The Zika Virus has garnered a lot of attention recently due to concerns for pregnant mothers who contract the virus and the risk of microcephaly in their newborns.
Microcephaly (micro = small, cephaly = head) is defined as a small head size which can result from improper brain growth during pregnancy or cessation of brain growth after birth. In rare instances, it can result from pre-mature fusion of the skull bones; a condition called craniosynostosis. and can have a wide variety of clinical factors associated with it.
Infections during pregnancy
Zika Virus (currently being investigated)
Peri-natal exposure to alcohol and other toxins
Decreased blood supply to the brain (either in the uterus or after birth)
Features that can be seen in conjunction with microcephaly:
Appearance of the baby’s head is very small
Increased movement of the arms and legs (spasticity)
Conditions associated with microcephaly:
Microcephaly can be diagnosed in two ways – either in utero or after birth. In utero diagnosis is based upon ultrasound imaging and measurements. After birth, a child’s primary care provider should be measuring the child’s head circumference while monitoring development. The Centers for Disease Control defines microcephaly as 2 standard deviations below the average values. If child’s head meets the criteria for microcephaly, serial measurements every several months are typically warranted.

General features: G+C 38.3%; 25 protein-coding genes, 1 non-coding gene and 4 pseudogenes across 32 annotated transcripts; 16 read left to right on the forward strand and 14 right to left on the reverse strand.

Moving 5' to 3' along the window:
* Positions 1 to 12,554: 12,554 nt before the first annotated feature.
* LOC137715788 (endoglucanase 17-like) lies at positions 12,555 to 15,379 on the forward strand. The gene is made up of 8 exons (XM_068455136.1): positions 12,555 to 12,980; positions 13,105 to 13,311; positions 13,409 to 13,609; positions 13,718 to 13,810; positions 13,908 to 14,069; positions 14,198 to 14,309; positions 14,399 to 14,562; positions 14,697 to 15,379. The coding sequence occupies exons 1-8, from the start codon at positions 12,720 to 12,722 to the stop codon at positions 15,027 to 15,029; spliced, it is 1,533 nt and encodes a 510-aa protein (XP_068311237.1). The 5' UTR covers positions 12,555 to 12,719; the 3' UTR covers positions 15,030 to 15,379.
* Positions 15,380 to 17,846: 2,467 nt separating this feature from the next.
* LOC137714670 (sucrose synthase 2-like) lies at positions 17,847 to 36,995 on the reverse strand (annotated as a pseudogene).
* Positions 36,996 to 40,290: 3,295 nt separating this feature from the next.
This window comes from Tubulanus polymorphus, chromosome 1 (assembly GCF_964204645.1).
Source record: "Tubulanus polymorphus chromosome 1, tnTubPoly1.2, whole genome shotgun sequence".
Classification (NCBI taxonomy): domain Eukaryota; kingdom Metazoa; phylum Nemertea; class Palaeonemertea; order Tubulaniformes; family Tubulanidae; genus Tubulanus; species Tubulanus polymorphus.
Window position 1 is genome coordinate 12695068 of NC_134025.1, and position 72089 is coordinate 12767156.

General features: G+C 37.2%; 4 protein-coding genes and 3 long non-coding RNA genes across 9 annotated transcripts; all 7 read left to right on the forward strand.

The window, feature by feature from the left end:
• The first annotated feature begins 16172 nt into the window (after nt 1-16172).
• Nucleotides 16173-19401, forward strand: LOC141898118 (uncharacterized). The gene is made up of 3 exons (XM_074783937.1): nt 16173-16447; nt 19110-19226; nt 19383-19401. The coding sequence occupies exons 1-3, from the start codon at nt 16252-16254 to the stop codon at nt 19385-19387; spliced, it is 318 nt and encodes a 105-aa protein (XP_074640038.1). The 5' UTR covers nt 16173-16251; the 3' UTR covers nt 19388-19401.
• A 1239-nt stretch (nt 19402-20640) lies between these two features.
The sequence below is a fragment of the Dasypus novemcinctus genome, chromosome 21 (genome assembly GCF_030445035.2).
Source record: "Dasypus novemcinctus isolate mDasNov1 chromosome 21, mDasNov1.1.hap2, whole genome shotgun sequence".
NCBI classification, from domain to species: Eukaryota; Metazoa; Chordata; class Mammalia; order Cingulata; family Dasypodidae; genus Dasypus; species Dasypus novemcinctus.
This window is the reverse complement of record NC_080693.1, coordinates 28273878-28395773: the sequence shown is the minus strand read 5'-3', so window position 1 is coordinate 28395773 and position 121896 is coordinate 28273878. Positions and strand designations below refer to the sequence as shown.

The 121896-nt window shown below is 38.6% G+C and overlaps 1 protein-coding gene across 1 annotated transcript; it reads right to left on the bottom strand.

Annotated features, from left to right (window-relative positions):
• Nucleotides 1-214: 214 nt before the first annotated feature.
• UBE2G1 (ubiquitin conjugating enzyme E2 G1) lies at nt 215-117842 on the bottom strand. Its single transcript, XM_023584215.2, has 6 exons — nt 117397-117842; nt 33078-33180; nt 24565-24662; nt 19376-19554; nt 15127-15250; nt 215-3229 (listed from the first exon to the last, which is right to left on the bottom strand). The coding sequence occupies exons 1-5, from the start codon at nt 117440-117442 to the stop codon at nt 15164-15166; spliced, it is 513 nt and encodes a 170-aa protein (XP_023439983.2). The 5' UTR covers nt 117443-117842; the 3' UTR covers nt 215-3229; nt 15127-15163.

Children diagnosed with microcephaly typically require further imaging such as a cranial ultrasound or magnetic resonance imaging (MRI) to further evaluate any possible causes of the microcephaly.
Most cases of microcephaly do not have a cure. Instead, supportive measures like occupational, physical and speech therapy are often employed to assistwith development. Some children require medical management for issues such as seizures.A small percentage of children will need feeding assistance with a feeding tube. For a child with craniosynostosis, surgery is frequently necessary to decrease the risk of increased intra-cranial pressure. If concerns exist for this situation, these children may require a CT scan and should be referred to a pediatric craniofacial surgeon for further evaluation and treatment.
Gregory D. Pearson, MD is a member of the Cleft Palate and Craniofacial team, helps staff the Vascular Malformations Clinic at Nationwide Children’s Hospital and is an Assistant Professor of Clinical Plastic Surgery at The Ohio State University College of Medicine.
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